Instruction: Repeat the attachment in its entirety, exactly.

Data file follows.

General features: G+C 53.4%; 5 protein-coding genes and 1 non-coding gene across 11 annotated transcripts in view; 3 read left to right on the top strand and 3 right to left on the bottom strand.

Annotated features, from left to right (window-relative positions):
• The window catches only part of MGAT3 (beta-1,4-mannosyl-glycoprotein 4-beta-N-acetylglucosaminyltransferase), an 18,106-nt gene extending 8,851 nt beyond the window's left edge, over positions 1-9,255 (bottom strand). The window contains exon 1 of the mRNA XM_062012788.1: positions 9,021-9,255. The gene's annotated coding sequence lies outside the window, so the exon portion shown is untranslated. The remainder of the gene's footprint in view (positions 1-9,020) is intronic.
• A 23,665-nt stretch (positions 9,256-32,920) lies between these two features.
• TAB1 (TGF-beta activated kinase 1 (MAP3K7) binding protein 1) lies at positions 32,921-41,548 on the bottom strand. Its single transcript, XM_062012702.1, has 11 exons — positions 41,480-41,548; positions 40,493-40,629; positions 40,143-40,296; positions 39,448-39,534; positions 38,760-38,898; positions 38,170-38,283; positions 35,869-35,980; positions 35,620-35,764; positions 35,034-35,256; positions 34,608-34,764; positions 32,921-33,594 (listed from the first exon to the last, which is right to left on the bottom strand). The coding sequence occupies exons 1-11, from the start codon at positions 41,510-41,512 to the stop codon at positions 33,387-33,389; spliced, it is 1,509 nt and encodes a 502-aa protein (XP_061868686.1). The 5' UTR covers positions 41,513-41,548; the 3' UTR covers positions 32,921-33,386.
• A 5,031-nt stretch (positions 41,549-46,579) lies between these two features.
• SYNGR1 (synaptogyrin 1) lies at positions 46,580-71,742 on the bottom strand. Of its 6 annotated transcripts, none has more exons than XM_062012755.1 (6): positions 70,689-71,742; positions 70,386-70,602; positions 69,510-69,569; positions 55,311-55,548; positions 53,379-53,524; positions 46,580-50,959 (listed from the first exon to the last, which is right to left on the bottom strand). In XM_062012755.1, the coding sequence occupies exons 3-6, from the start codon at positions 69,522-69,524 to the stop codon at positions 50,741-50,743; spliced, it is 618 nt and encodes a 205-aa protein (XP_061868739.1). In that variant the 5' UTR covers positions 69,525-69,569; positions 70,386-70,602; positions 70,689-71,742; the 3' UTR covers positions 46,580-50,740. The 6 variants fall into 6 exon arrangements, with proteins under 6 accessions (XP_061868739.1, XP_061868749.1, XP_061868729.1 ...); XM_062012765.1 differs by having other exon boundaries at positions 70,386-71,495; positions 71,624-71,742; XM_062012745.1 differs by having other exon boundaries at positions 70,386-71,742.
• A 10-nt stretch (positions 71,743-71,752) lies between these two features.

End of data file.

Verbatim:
General features: G+C 53.4%; 5 protein-coding genes and 1 non-coding gene across 11 annotated transcripts in view; 3 read left to right on the top strand and 3 right to left on the bottom strand.

Annotated features, from left to right (window-relative positions):
• The window catches only part of MGAT3 (beta-1,4-mannosyl-glycoprotein 4-beta-N-acetylglucosaminyltransferase), an 18,106-nt gene extending 8,851 nt beyond the window's left edge, over positions 1-9,255 (bottom strand). The window contains exon 1 of the mRNA XM_062012788.1: positions 9,021-9,255. The gene's annotated coding sequence lies outside the window, so the exon portion shown is untranslated. The remainder of the gene's footprint in view (positions 1-9,020) is intronic.
• A 23,665-nt stretch (positions 9,256-32,920) lies between these two features.
• TAB1 (TGF-beta activated kinase 1 (MAP3K7) binding protein 1) lies at positions 32,921-41,548 on the bottom strand. Its single transcript, XM_062012702.1, has 11 exons — positions 41,480-41,548; positions 40,493-40,629; positions 40,143-40,296; positions 39,448-39,534; positions 38,760-38,898; positions 38,170-38,283; positions 35,869-35,980; positions 35,620-35,764; positions 35,034-35,256; positions 34,608-34,764; positions 32,921-33,594 (listed from the first exon to the last, which is right to left on the bottom strand). The coding sequence occupies exons 1-11, from the start codon at positions 41,510-41,512 to the stop codon at positions 33,387-33,389; spliced, it is 1,509 nt and encodes a 502-aa protein (XP_061868686.1). The 5' UTR covers positions 41,513-41,548; the 3' UTR covers positions 32,921-33,386.
• A 5,031-nt stretch (positions 41,549-46,579) lies between these two features.
• SYNGR1 (synaptogyrin 1) lies at positions 46,580-71,742 on the bottom strand. Of its 6 annotated transcripts, none has more exons than XM_062012755.1 (6): positions 70,689-71,742; positions 70,386-70,602; positions 69,510-69,569; positions 55,311-55,548; positions 53,379-53,524; positions 46,580-50,959 (listed from the first exon to the last, which is right to left on the bottom strand). In XM_062012755.1, the coding sequence occupies exons 3-6, from the start codon at positions 69,522-69,524 to the stop codon at positions 50,741-50,743; spliced, it is 618 nt and encodes a 205-aa protein (XP_061868739.1). In that variant the 5' UTR covers positions 69,525-69,569; positions 70,386-70,602; positions 70,689-71,742; the 3' UTR covers positions 46,580-50,740. The 6 variants fall into 6 exon arrangements, with proteins under 6 accessions (XP_061868739.1, XP_061868749.1, XP_061868729.1 ...); XM_062012765.1 differs by having other exon boundaries at positions 70,386-71,495; positions 71,624-71,742; XM_062012745.1 differs by having other exon boundaries at positions 70,386-71,742.
• A 10-nt stretch (positions 71,743-71,752) lies between these two features.